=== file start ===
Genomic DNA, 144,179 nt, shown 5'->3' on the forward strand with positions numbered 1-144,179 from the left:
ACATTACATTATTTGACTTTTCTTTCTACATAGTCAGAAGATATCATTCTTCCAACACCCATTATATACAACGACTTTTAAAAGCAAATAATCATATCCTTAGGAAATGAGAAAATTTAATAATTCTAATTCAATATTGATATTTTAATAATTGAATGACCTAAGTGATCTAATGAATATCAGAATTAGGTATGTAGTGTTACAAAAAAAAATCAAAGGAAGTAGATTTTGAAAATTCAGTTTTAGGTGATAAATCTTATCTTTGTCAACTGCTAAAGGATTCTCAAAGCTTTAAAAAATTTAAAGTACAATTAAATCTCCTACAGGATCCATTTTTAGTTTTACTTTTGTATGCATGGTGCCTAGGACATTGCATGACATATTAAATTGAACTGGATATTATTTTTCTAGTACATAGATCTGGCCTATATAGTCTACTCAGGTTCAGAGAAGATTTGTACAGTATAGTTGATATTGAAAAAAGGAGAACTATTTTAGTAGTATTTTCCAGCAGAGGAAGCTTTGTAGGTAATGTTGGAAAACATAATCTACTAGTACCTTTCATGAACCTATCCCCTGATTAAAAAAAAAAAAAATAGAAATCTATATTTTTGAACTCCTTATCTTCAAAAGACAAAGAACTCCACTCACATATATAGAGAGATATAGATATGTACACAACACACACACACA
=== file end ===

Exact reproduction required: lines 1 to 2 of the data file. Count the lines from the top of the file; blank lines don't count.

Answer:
Genomic DNA, 144,179 nt, shown 5'->3' on the forward strand with positions numbered 1-144,179 from the left:
ACATTACATTATTTGACTTTTCTTTCTACATAGTCAGAAGATATCATTCTTCCAACACCCATTATATACAACGACTTTTAAAAGCAAATAATCATATCCTTAGGAAATGAGAAAATTTAATAATTCTAATTCAATATTGATATTTTAATAATTGAATGACCTAAGTGATCTAATGAATATCAGAATTAGGTATGTAGTGTTACAAAAAAAAATCAAAGGAAGTAGATTTTGAAAATTCAGTTTTAGGTGATAAATCTTATCTTTGTCAACTGCTAAAGGATTCTCAAAGCTTTAAAAAATTTAAAGTACAATTAAATCTCCTACAGGATCCATTTTTAGTTTTACTTTTGTATGCATGGTGCCTAGGACATTGCATGACATATTAAATTGAACTGGATATTATTTTTCTAGTACATAGATCTGGCCTATATAGTCTACTCAGGTTCAGAGAAGATTTGTACAGTATAGTTGATATTGAAAAAAGGAGAACTATTTTAGTAGTATTTTCCAGCAGAGGAAGCTTTGTAGGTAATGTTGGAAAACATAATCTACTAGTACCTTTCATGAACCTATCCCCTGATTAAAAAAAAAAAAAATAGAAATCTATATTTTTGAACTCCTTATCTTCAAAAGACAAAGAACTCCACTCACATATATAGAGAGATATAGATATGTACACAACACACACACACA